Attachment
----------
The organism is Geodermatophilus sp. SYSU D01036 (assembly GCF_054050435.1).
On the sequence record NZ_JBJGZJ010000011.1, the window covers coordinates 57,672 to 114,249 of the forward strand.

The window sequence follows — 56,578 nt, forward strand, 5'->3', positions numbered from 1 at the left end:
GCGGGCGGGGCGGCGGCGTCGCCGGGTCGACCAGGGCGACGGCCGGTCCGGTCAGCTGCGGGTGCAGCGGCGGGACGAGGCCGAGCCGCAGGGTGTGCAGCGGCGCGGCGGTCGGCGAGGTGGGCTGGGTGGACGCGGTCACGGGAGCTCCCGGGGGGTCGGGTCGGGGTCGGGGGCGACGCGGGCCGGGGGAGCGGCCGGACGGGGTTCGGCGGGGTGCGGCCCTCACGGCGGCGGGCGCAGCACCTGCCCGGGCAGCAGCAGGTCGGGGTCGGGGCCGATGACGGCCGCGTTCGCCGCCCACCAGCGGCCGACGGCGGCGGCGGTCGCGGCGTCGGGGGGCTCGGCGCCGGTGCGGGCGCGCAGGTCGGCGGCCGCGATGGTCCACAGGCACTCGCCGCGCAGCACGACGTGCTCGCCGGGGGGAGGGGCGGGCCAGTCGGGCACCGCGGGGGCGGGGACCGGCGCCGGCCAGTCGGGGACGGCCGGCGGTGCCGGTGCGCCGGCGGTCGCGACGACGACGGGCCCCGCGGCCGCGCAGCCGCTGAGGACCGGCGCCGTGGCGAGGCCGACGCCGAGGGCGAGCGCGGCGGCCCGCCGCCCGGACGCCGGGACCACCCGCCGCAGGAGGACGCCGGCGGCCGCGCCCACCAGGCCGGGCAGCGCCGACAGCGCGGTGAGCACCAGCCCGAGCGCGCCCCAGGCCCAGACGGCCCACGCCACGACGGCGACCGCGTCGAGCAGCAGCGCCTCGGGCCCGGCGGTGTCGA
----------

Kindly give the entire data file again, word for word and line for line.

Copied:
The organism is Geodermatophilus sp. SYSU D01036 (assembly GCF_054050435.1).
On the sequence record NZ_JBJGZJ010000011.1, the window covers coordinates 57,672 to 114,249 of the forward strand.

The window sequence follows — 56,578 nt, forward strand, 5'->3', positions numbered from 1 at the left end:
GCGGGCGGGGCGGCGGCGTCGCCGGGTCGACCAGGGCGACGGCCGGTCCGGTCAGCTGCGGGTGCAGCGGCGGGACGAGGCCGAGCCGCAGGGTGTGCAGCGGCGCGGCGGTCGGCGAGGTGGGCTGGGTGGACGCGGTCACGGGAGCTCCCGGGGGGTCGGGTCGGGGTCGGGGGCGACGCGGGCCGGGGGAGCGGCCGGACGGGGTTCGGCGGGGTGCGGCCCTCACGGCGGCGGGCGCAGCACCTGCCCGGGCAGCAGCAGGTCGGGGTCGGGGCCGATGACGGCCGCGTTCGCCGCCCACCAGCGGCCGACGGCGGCGGCGGTCGCGGCGTCGGGGGGCTCGGCGCCGGTGCGGGCGCGCAGGTCGGCGGCCGCGATGGTCCACAGGCACTCGCCGCGCAGCACGACGTGCTCGCCGGGGGGAGGGGCGGGCCAGTCGGGCACCGCGGGGGCGGGGACCGGCGCCGGCCAGTCGGGGACGGCCGGCGGTGCCGGTGCGCCGGCGGTCGCGACGACGACGGGCCCCGCGGCCGCGCAGCCGCTGAGGACCGGCGCCGTGGCGAGGCCGACGCCGAGGGCGAGCGCGGCGGCCCGCCGCCCGGACGCCGGGACCACCCGCCGCAGGAGGACGCCGGCGGCCGCGCCCACCAGGCCGGGCAGCGCCGACAGCGCGGTGAGCACCAGCCCGAGCGCGCCCCAGGCCCAGACGGCCCACGCCACGACGGCGACCGCGTCGAGCAGCAGCGCCTCGGGCCCGGCGGTGTCGA